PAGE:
There had already been provocative research on what sounds a fetus can hear in the womb and what effect that has right after birth, with several research teams finding that newborns prefer their mothers' voices over those of other people, as in studies such as this and this. That makes sense, since Mom's voice is what a baby heard most for nine months. Newborns also prefer their native tongue to other languages for the same reason.

Now an intrepid team of scientists, three from Germany and one from France, has gone an intriguing step further: they have found that newborns cry in their native language. "We have provided evidence that language begins with the very first cry melodies," says Kathleen Wermke of the University of Würzburg, Germany, who led the research.

The idea was to extend the existing findings about what sounds babies can perceive—their native language, their mother's voice—to test what sounds they can create. Once the researchers had their recordings (no babies were harmed in the course of this research! All crying was spontaneous, due to hunger or thirst or general unhappiness rather than pain, as from having blood drawn), they set to work analyzing the cries' melodic qualities.

French babies tended to cry "with a rising melody contour," they will report in the December issue of the journal Current Biology, posted online Thursday. The cries sounded French: the pitch changed from low to high, rising toward the end of words as well as phrases within a sentence (though the final sound of a sentence has a lower pitch). In contrast, the German babies' cries had falling melodic contours. They sounded German: the pitch fell from high to low, which is consistent with the sound of German's falling melody contour, from the accented high-pitch syllable at the start of a phrase or word to the lower pitch at the end of a phrase. A French child says "papa," while a German one says "papa." There is, in short, "a tendency for infants to utter melody contours similar to those perceived prenatally," write the scientists.

"The dramatic finding of this study is that not only are [newborns] capable of producing different cry melodies, but they prefer to produce those melody patterns that are typical for the ambient language they have heard during their fetal life, within the last trimester," said Wermke. "Contrary to orthodox interpretations, these data support the importance of human infants' crying for seeding language development."

Read the full article at Newsweek

Tuesday, November 3, 2009

Claude Levi-Strauss dies at 100

I hope I live that, really.

AP Story By Angela Doland

PARIS – Claude Levi-Strauss, widely considered the father of modern anthropology for work that included theories about commonalities between tribal and industrial societies, has died. He was 100.

The French intellectual was regarded as having reshaped the field of anthropology, introducing structuralism — concepts about common patterns of behavior and thought, especially myths, in a wide range of human societies. Defined as the search for the underlying patterns of thought in all forms of human activity, structuralism compared the formal relationships among elements in any given system.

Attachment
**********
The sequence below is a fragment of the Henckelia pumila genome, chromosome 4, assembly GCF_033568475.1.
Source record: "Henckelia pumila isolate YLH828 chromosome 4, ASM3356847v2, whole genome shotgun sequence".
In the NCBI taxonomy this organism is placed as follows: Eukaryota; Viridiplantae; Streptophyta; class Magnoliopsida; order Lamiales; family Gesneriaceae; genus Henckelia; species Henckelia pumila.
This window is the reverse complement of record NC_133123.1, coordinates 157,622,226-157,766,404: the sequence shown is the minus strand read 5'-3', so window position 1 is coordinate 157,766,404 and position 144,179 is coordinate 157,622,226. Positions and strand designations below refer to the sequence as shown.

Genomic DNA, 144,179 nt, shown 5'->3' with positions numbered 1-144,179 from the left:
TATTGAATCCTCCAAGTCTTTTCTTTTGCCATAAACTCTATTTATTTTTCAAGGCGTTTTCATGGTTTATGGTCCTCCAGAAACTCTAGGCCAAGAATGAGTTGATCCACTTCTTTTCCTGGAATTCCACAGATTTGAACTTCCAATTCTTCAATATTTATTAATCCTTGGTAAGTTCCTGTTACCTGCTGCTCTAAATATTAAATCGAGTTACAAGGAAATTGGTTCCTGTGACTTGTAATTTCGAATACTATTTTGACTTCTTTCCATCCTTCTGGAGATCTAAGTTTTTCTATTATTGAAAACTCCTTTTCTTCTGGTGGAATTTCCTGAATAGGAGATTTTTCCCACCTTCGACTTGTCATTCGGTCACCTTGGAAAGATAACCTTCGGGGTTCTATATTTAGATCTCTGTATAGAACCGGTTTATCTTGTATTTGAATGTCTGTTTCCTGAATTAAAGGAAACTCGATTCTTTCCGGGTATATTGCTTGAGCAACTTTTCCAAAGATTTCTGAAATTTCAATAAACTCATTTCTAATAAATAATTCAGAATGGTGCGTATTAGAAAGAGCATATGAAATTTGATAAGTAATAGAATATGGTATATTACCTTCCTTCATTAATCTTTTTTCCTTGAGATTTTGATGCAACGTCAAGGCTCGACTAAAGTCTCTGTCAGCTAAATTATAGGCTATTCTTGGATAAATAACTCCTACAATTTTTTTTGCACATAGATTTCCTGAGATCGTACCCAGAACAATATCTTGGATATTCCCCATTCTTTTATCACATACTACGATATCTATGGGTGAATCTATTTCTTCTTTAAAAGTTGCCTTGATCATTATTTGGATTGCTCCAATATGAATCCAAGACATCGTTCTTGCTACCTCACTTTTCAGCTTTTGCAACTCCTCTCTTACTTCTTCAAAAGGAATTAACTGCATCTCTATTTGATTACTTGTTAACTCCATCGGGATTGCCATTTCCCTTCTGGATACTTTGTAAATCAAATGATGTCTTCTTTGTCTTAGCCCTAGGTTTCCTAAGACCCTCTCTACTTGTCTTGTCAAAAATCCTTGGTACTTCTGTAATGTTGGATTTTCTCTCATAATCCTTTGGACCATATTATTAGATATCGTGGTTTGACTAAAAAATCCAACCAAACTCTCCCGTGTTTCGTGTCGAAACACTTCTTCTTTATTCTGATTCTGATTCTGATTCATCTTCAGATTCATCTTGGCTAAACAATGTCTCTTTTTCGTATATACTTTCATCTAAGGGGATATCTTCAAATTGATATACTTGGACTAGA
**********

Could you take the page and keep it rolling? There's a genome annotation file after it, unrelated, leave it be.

During his six-decade career, Levi-Strauss authored literary and anthropological classics including "Tristes Tropiques" (1955), "The Savage Mind" (1963) and "The Raw and the Cooked" (1964).

Jean-Mathieu Pasqualini, chief of staff at the Academie Francaise, said an homage to Levi-Strauss was planned for Thursday, with members of the society — of which Levi-Strauss was a member — standing during a speech to honor his memory.

France reacted emotionally to Levi-Strauss' weekend death, with French President Nicolas Sarkozy joining government officials, politicians and ordinary citizens populating blogs with heartfelt tributes.

Foreign Minister Bernard Kouchner praised his emphasis on a dialogue between cultures and said that France had lost a "visionary." Sarkozy honored the "indefatigable humanist."

Born on Nov. 28, 1908, in Brussels, Belgium, Levi-Strauss was the son of French parents of Jewish origin. He studied in Paris and went on to teach in Sao Paulo, Brazil, and conduct much of the research that led to his breakthrough books in the South American giant.

Beatriz Perrone Moises, an anthropology professor at the University of Sao Paulo, said "given his age, we were almost expecting this, but still I feel a kind of emptiness."

"The Brazil he described in "Tristes Tropiques" is a very particular world of the senses and as he himself said there, it was a bit like rediscovering Americans, like the explorers of the 17th century. He often spoke about this emotion, this feeling. (For him,) Brazil that was less about the county itself than about the Brazil of the Indians and the feeling of walking in the footsteps of the 17th century explorers," Perrone Moises told The Associated Press in a telephone interview from Sao Paulo.

Levi-Strauss left France during as a result of the anti-Jewish laws of the collaborationist Vichy regime and during World War II joined the Free French Forces.

Levi-Strauss also won worldwide acclaim and was awarded honorary doctorates at universities, including Harvard, Yale and Oxford, as well as universities in Sweden, Mexico and Canada.

A skilled handyman who believed in the virtues of manual labor and outdoor life, Levi-Strauss was also an ardent music-lover who once said he would have liked to have been a composer had he not become an ethnologist.

He was married three times and had two sons, Matthieu and Laurent.